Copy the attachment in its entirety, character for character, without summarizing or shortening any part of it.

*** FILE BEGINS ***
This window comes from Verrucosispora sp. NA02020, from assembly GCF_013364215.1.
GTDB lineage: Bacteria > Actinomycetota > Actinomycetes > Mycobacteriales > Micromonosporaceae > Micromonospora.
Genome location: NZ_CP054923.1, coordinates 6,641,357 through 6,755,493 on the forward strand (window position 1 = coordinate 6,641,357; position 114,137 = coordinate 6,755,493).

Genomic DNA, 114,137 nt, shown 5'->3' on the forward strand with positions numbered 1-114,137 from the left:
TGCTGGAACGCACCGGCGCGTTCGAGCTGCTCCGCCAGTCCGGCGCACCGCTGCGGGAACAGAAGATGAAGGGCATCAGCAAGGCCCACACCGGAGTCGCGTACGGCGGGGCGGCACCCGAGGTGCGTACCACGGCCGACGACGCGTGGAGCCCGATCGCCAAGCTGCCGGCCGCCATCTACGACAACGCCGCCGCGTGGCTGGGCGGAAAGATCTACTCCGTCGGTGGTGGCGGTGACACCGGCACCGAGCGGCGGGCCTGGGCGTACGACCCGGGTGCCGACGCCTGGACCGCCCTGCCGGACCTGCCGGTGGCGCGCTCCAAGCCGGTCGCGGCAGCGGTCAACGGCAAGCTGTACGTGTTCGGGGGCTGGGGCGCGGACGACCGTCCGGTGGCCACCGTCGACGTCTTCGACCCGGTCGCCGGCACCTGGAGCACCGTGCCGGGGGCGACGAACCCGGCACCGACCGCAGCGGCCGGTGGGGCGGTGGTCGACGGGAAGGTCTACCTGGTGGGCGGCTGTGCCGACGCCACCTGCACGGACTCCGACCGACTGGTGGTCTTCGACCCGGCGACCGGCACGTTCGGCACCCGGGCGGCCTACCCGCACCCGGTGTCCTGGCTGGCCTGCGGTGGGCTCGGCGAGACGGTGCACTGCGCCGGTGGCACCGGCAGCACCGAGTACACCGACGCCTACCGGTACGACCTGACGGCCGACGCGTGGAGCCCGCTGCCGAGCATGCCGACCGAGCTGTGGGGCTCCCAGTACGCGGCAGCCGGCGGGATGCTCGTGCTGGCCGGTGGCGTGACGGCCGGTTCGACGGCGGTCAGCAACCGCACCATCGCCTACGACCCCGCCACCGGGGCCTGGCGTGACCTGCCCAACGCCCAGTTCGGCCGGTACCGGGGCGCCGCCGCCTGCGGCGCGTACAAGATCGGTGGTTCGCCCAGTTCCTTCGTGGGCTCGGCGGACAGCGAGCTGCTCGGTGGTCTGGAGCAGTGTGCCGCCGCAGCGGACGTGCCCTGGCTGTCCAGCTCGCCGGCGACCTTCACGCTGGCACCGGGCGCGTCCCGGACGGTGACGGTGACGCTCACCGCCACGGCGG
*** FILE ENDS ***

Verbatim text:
This window comes from Verrucosispora sp. NA02020, from assembly GCF_013364215.1.
GTDB lineage: Bacteria > Actinomycetota > Actinomycetes > Mycobacteriales > Micromonosporaceae > Micromonospora.
Genome location: NZ_CP054923.1, coordinates 6,641,357 through 6,755,493 on the forward strand (window position 1 = coordinate 6,641,357; position 114,137 = coordinate 6,755,493).

Genomic DNA, 114,137 nt, shown 5'->3' on the forward strand with positions numbered 1-114,137 from the left:
TGCTGGAACGCACCGGCGCGTTCGAGCTGCTCCGCCAGTCCGGCGCACCGCTGCGGGAACAGAAGATGAAGGGCATCAGCAAGGCCCACACCGGAGTCGCGTACGGCGGGGCGGCACCCGAGGTGCGTACCACGGCCGACGACGCGTGGAGCCCGATCGCCAAGCTGCCGGCCGCCATCTACGACAACGCCGCCGCGTGGCTGGGCGGAAAGATCTACTCCGTCGGTGGTGGCGGTGACACCGGCACCGAGCGGCGGGCCTGGGCGTACGACCCGGGTGCCGACGCCTGGACCGCCCTGCCGGACCTGCCGGTGGCGCGCTCCAAGCCGGTCGCGGCAGCGGTCAACGGCAAGCTGTACGTGTTCGGGGGCTGGGGCGCGGACGACCGTCCGGTGGCCACCGTCGACGTCTTCGACCCGGTCGCCGGCACCTGGAGCACCGTGCCGGGGGCGACGAACCCGGCACCGACCGCAGCGGCCGGTGGGGCGGTGGTCGACGGGAAGGTCTACCTGGTGGGCGGCTGTGCCGACGCCACCTGCACGGACTCCGACCGACTGGTGGTCTTCGACCCGGCGACCGGCACGTTCGGCACCCGGGCGGCCTACCCGCACCCGGTGTCCTGGCTGGCCTGCGGTGGGCTCGGCGAGACGGTGCACTGCGCCGGTGGCACCGGCAGCACCGAGTACACCGACGCCTACCGGTACGACCTGACGGCCGACGCGTGGAGCCCGCTGCCGAGCATGCCGACCGAGCTGTGGGGCTCCCAGTACGCGGCAGCCGGCGGGATGCTCGTGCTGGCCGGTGGCGTGACGGCCGGTTCGACGGCGGTCAGCAACCGCACCATCGCCTACGACCCCGCCACCGGGGCCTGGCGTGACCTGCCCAACGCCCAGTTCGGCCGGTACCGGGGCGCCGCCGCCTGCGGCGCGTACAAGATCGGTGGTTCGCCCAGTTCCTTCGTGGGCTCGGCGGACAGCGAGCTGCTCGGTGGTCTGGAGCAGTGTGCCGCCGCAGCGGACGTGCCCTGGCTGTCCAGCTCGCCGGCGACCTTCACGCTGGCACCGGGCGCGTCCCGGACGGTGACGGTGACGCTCACCGCCACGGCGG